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The Denver Web Technologies Meetup Group Message Board Business › challenging client issues

challenging client issues

A former member
I have a new client who is giving me the hardest time about my rates. Her company potentially has more work than I can even handle alone considering I work a full-time job as well as run my own design company. She didn't want to go by my hourly rate, so I agreed to give her flat rates on a job by job basis. Easy right? Wrong. We'll exchange a dozen emails about a job for which I'm only billing 1 hour of my time. I've already been giving them aggressive time quotes to attempt to win the client who is of course on an "extremely tight budget". The result after 3 small projects is that I end up spending as much time communicating with this obsessive emailer as I do working on the job effectively cutting my rates in half. And now to top it off, she's threatening to go elsewhere because my rates are still just too high, unless I'd consider lowering them. I'd love to know how some you handle shrewd clients like this. I'm completely prepared to walk away, but it could really be a lot of business.
Any thoughts?
Sean K.
seanking
Littleton, CO
Hi Michael,

You might want to check out this story for inspiration/sympathy. Not exactly the same situation, but the same theme--integrity and worth.

Too often fellow designers are compromising way too much in pay rates and effectively cheapening our chosen profession. Contrary to popular opinion, this is hard work and should be rewarded in kind. Bottom line, look hard at yourself in the mirror and think about what your time is worth to you, then stick to it. If you are worth the price, someone will pay for it.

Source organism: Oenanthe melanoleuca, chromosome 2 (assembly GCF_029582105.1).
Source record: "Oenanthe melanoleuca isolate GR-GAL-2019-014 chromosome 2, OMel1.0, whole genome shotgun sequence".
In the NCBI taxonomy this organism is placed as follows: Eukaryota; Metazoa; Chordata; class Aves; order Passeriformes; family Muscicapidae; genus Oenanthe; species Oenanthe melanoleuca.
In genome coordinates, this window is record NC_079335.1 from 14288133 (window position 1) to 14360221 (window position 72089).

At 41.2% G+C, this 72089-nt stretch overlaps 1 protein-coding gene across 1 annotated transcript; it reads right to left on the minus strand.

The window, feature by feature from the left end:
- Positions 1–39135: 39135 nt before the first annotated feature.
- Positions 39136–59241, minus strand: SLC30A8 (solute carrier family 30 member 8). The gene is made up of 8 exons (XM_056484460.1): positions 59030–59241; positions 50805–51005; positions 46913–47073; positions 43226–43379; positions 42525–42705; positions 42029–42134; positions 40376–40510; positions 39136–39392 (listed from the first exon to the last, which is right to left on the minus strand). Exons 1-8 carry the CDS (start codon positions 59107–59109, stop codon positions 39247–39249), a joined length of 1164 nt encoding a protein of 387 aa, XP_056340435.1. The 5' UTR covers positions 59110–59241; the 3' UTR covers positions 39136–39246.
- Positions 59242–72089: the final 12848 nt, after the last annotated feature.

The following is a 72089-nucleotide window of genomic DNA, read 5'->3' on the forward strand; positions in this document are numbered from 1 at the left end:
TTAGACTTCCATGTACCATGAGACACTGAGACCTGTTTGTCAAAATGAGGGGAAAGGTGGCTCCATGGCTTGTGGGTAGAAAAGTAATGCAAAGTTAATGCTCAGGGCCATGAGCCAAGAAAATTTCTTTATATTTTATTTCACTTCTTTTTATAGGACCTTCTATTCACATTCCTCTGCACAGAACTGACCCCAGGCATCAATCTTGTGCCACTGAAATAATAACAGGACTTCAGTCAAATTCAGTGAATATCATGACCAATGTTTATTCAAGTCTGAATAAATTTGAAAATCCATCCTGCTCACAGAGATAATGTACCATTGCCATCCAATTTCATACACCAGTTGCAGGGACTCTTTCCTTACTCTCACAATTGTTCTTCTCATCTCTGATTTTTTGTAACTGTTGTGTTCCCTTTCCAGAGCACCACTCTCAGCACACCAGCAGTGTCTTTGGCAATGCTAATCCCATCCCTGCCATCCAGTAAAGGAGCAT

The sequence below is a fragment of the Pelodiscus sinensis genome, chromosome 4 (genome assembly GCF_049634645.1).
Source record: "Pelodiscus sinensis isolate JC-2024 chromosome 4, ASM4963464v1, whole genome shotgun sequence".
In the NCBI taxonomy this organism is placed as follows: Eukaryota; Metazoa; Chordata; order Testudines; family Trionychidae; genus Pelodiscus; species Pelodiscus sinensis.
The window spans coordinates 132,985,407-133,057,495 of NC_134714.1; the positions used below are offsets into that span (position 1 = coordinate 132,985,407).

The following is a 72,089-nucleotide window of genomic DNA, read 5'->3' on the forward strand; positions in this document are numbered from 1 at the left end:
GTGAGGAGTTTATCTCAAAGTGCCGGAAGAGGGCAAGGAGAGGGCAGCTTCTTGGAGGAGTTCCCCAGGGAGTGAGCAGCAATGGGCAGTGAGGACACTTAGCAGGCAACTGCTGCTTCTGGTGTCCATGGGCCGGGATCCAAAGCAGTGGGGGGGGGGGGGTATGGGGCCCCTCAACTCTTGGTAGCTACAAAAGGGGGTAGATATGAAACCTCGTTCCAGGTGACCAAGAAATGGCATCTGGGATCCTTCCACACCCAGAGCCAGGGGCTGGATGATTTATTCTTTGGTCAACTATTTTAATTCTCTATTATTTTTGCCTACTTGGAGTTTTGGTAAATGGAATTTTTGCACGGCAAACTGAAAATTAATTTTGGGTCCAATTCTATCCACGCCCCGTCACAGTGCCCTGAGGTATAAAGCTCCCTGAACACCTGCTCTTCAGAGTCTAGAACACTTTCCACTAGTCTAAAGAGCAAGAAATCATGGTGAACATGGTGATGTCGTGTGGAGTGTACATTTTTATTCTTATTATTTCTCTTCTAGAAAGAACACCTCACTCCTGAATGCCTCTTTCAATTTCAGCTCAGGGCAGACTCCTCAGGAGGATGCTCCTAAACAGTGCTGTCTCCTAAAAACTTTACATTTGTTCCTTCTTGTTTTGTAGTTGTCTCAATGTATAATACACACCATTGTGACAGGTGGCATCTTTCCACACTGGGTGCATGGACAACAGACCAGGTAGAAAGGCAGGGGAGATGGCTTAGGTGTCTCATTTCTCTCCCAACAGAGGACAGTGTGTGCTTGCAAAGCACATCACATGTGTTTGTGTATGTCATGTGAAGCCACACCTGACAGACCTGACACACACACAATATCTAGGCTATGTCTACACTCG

As for your client, I think you've already come to a decision on this and just need some reassurance, so here it is: Cut her loose. Let some other poor designer deal with her. A high maintenance client is all right if they are willing to pay for it. But the worst kind of client is the one that doesn't respect and value your work or your time (in terms of $$). Besides, it sounds like she's just trying to keep moving you back on your price because she thinks she can.

PS - Never, ever, agree to a flat rate. Because of the nature of web design, you will always end up working more for less money.
A former member
Thanks for the reply. Good words of wisdom. Before I read that though, here's what I did. It's been amusing me all day. So she wrote me an email stating they were going to have to rethink the situation and shop around. After several hours of no response from myself, I get another email that just says "any chance of lowering your rates?". This just seemed totally manipulative to me. So the next morning I replied with this:

I'm sorry my efforts have not been sufficient to create a mutually
beneficial relationship between (company name) and flashlab media. I
understand that the tight budget and time constraints we are all under
sometimes make it very difficult to reach an agreement. I realize that
my rates may at first seem high to you, but I think there are some
important factors to understand about hiring a contract designer.
Without a larger entity to employ them, freelance designers are left to
provide for themselves all the things regular employment typically
would. Some of these items include: health insurance, paid breaks, a
guaranteed number of hours of work even in periods of low work volume,
paid training, workers compensation benefits, and no responsibility to
provide for equipment, maintenance of equipment, or overhead expenses,
ect.. On top of these expenses, taxes are also deducted from my income
as well. Perhaps a larger firm would be better able to provide the
services you require at a more agreeable price. If you have a large
enough volume of work, it may also be a better option to actually hire
an in-house designer. In any case, please feel free to contact me